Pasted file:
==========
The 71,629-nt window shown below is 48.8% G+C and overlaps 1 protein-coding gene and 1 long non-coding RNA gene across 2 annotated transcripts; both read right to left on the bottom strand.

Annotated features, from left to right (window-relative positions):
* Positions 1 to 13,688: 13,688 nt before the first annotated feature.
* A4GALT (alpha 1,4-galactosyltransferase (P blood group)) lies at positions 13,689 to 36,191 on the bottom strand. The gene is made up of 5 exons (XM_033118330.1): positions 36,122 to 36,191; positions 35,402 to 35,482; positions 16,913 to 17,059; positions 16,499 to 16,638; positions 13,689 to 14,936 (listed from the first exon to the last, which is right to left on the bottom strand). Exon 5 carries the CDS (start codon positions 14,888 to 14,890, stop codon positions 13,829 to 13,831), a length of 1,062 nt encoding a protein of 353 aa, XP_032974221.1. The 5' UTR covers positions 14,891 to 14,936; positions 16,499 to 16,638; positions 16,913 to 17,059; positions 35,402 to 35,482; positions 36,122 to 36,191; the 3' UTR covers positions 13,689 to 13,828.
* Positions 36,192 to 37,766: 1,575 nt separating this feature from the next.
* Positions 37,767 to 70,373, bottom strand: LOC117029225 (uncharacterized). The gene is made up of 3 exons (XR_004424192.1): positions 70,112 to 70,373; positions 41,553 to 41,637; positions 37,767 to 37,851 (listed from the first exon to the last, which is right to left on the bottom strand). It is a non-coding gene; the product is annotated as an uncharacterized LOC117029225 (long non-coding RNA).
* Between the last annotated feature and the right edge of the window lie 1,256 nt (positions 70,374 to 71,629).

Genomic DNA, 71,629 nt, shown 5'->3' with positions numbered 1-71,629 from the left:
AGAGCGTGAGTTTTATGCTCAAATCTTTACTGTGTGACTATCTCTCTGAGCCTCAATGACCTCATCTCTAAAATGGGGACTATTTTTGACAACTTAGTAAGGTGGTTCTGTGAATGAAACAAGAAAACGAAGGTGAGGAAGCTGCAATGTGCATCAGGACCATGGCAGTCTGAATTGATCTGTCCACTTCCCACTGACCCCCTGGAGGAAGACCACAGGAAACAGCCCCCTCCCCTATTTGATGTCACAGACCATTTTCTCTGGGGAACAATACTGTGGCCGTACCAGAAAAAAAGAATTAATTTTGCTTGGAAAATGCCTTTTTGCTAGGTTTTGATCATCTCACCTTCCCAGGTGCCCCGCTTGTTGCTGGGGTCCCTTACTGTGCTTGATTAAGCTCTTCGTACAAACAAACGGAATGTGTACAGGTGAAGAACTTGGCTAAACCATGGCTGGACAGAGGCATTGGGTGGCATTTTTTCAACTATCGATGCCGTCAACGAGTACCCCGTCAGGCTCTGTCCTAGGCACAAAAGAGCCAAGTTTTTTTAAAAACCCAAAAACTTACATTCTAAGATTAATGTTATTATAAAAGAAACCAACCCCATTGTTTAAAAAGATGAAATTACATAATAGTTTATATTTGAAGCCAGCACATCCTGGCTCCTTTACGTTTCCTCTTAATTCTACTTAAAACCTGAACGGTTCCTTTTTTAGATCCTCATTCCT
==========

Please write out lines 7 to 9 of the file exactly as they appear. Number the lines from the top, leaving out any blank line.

* Between the last annotated feature and the right edge of the window lie 1,256 nt (positions 70,374 to 71,629).

Genomic DNA, 71,629 nt, shown 5'->3' with positions numbered 1-71,629 from the left:
AGAGCGTGAGTTTTATGCTCAAATCTTTACTGTGTGACTATCTCTCTGAGCCTCAATGACCTCATCTCTAAAATGGGGACTATTTTTGACAACTTAGTAAGGTGGTTCTGTGAATGAAACAAGAAAACGAAGGTGAGGAAGCTGCAATGTGCATCAGGACCATGGCAGTCTGAATTGATCTGTCCACTTCCCACTGACCCCCTGGAGGAAGACCACAGGAAACAGCCCCCTCCCCTATTTGATGTCACAGACCATTTTCTCTGGGGAACAATACTGTGGCCGTACCAGAAAAAAAGAATTAATTTTGCTTGGAAAATGCCTTTTTGCTAGGTTTTGATCATCTCACCTTCCCAGGTGCCCCGCTTGTTGCTGGGGTCCCTTACTGTGCTTGATTAAGCTCTTCGTACAAACAAACGGAATGTGTACAGGTGAAGAACTTGGCTAAACCATGGCTGGACAGAGGCATTGGGTGGCATTTTTTCAACTATCGATGCCGTCAACGAGTACCCCGTCAGGCTCTGTCCTAGGCACAAAAGAGCCAAGTTTTTTTAAAAACCCAAAAACTTACATTCTAAGATTAATGTTATTATAAAAGAAACCAACCCCATTGTTTAAAAAGATGAAATTACATAATAGTTTATATTTGAAGCCAGCACATCCTGGCTCCTTTACGTTTCCTCTTAATTCTACTTAAAACCTGAACGGTTCCTTTTTTAGATCCTCATTCCT